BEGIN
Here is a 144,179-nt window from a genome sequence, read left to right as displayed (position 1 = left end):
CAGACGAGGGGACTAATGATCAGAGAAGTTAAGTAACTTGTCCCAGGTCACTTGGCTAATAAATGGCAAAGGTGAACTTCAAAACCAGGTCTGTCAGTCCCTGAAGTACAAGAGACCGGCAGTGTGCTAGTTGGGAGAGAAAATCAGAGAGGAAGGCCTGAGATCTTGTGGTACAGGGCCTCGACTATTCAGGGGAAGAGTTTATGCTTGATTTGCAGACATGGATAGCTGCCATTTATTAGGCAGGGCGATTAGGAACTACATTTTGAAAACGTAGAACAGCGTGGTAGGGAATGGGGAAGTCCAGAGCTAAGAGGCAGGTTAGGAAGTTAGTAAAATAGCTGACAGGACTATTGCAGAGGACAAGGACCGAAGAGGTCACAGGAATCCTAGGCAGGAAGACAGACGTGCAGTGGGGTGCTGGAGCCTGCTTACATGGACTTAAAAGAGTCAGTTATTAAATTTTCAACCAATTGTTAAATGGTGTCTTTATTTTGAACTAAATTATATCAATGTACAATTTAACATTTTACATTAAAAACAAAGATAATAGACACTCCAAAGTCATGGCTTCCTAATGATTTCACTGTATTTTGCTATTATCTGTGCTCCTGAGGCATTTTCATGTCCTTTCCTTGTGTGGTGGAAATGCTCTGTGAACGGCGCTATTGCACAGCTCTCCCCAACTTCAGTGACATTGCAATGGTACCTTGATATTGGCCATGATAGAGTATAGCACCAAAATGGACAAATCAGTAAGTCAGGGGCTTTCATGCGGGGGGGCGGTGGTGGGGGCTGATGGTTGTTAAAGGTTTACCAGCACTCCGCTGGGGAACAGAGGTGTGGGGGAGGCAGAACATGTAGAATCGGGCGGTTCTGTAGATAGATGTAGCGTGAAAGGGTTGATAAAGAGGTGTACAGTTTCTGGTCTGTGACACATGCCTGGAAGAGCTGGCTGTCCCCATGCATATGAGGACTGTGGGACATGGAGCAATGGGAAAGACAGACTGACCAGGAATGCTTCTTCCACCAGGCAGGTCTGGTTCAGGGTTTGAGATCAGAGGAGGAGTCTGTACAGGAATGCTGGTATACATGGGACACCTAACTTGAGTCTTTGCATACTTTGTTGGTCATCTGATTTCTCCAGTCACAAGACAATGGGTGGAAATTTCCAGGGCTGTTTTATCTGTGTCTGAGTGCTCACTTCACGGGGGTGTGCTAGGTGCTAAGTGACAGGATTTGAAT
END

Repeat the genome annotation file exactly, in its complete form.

Here is a 144,179-nt window from a genome sequence, read left to right as displayed (position 1 = left end):
CAGACGAGGGGACTAATGATCAGAGAAGTTAAGTAACTTGTCCCAGGTCACTTGGCTAATAAATGGCAAAGGTGAACTTCAAAACCAGGTCTGTCAGTCCCTGAAGTACAAGAGACCGGCAGTGTGCTAGTTGGGAGAGAAAATCAGAGAGGAAGGCCTGAGATCTTGTGGTACAGGGCCTCGACTATTCAGGGGAAGAGTTTATGCTTGATTTGCAGACATGGATAGCTGCCATTTATTAGGCAGGGCGATTAGGAACTACATTTTGAAAACGTAGAACAGCGTGGTAGGGAATGGGGAAGTCCAGAGCTAAGAGGCAGGTTAGGAAGTTAGTAAAATAGCTGACAGGACTATTGCAGAGGACAAGGACCGAAGAGGTCACAGGAATCCTAGGCAGGAAGACAGACGTGCAGTGGGGTGCTGGAGCCTGCTTACATGGACTTAAAAGAGTCAGTTATTAAATTTTCAACCAATTGTTAAATGGTGTCTTTATTTTGAACTAAATTATATCAATGTACAATTTAACATTTTACATTAAAAACAAAGATAATAGACACTCCAAAGTCATGGCTTCCTAATGATTTCACTGTATTTTGCTATTATCTGTGCTCCTGAGGCATTTTCATGTCCTTTCCTTGTGTGGTGGAAATGCTCTGTGAACGGCGCTATTGCACAGCTCTCCCCAACTTCAGTGACATTGCAATGGTACCTTGATATTGGCCATGATAGAGTATAGCACCAAAATGGACAAATCAGTAAGTCAGGGGCTTTCATGCGGGGGGGCGGTGGTGGGGGCTGATGGTTGTTAAAGGTTTACCAGCACTCCGCTGGGGAACAGAGGTGTGGGGGAGGCAGAACATGTAGAATCGGGCGGTTCTGTAGATAGATGTAGCGTGAAAGGGTTGATAAAGAGGTGTACAGTTTCTGGTCTGTGACACATGCCTGGAAGAGCTGGCTGTCCCCATGCATATGAGGACTGTGGGACATGGAGCAATGGGAAAGACAGACTGACCAGGAATGCTTCTTCCACCAGGCAGGTCTGGTTCAGGGTTTGAGATCAGAGGAGGAGTCTGTACAGGAATGCTGGTATACATGGGACACCTAACTTGAGTCTTTGCATACTTTGTTGGTCATCTGATTTCTCCAGTCACAAGACAATGGGTGGAAATTTCCAGGGCTGTTTTATCTGTGTCTGAGTGCTCACTTCACGGGGGTGTGCTAGGTGCTAAGTGACAGGATTTGAAT